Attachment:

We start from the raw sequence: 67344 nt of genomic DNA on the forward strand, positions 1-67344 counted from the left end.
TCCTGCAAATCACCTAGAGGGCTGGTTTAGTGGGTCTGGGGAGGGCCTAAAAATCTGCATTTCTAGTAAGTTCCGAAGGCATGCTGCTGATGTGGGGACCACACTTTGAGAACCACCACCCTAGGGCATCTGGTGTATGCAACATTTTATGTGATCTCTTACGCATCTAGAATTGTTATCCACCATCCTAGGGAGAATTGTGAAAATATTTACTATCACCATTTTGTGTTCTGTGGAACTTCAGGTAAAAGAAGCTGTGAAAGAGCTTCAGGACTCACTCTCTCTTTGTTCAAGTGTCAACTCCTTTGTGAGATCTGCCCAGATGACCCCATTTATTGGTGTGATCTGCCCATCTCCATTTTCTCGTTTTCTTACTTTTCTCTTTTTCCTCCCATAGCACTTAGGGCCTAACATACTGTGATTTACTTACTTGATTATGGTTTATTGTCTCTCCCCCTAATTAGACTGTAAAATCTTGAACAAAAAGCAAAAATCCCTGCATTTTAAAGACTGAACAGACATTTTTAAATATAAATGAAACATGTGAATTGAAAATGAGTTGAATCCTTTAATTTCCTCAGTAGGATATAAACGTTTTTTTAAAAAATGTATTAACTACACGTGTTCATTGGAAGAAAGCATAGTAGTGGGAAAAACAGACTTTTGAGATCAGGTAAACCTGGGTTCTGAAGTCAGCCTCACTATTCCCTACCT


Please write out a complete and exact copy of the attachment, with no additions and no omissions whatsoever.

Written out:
We start from the raw sequence: 67344 nt of genomic DNA on the forward strand, positions 1-67344 counted from the left end.
TCCTGCAAATCACCTAGAGGGCTGGTTTAGTGGGTCTGGGGAGGGCCTAAAAATCTGCATTTCTAGTAAGTTCCGAAGGCATGCTGCTGATGTGGGGACCACACTTTGAGAACCACCACCCTAGGGCATCTGGTGTATGCAACATTTTATGTGATCTCTTACGCATCTAGAATTGTTATCCACCATCCTAGGGAGAATTGTGAAAATATTTACTATCACCATTTTGTGTTCTGTGGAACTTCAGGTAAAAGAAGCTGTGAAAGAGCTTCAGGACTCACTCTCTCTTTGTTCAAGTGTCAACTCCTTTGTGAGATCTGCCCAGATGACCCCATTTATTGGTGTGATCTGCCCATCTCCATTTTCTCGTTTTCTTACTTTTCTCTTTTTCCTCCCATAGCACTTAGGGCCTAACATACTGTGATTTACTTACTTGATTATGGTTTATTGTCTCTCCCCCTAATTAGACTGTAAAATCTTGAACAAAAAGCAAAAATCCCTGCATTTTAAAGACTGAACAGACATTTTTAAATATAAATGAAACATGTGAATTGAAAATGAGTTGAATCCTTTAATTTCCTCAGTAGGATATAAACGTTTTTTTAAAAAATGTATTAACTACACGTGTTCATTGGAAGAAAGCATAGTAGTGGGAAAAACAGACTTTTGAGATCAGGTAAACCTGGGTTCTGAAGTCAGCCTCACTATTCCCTACCT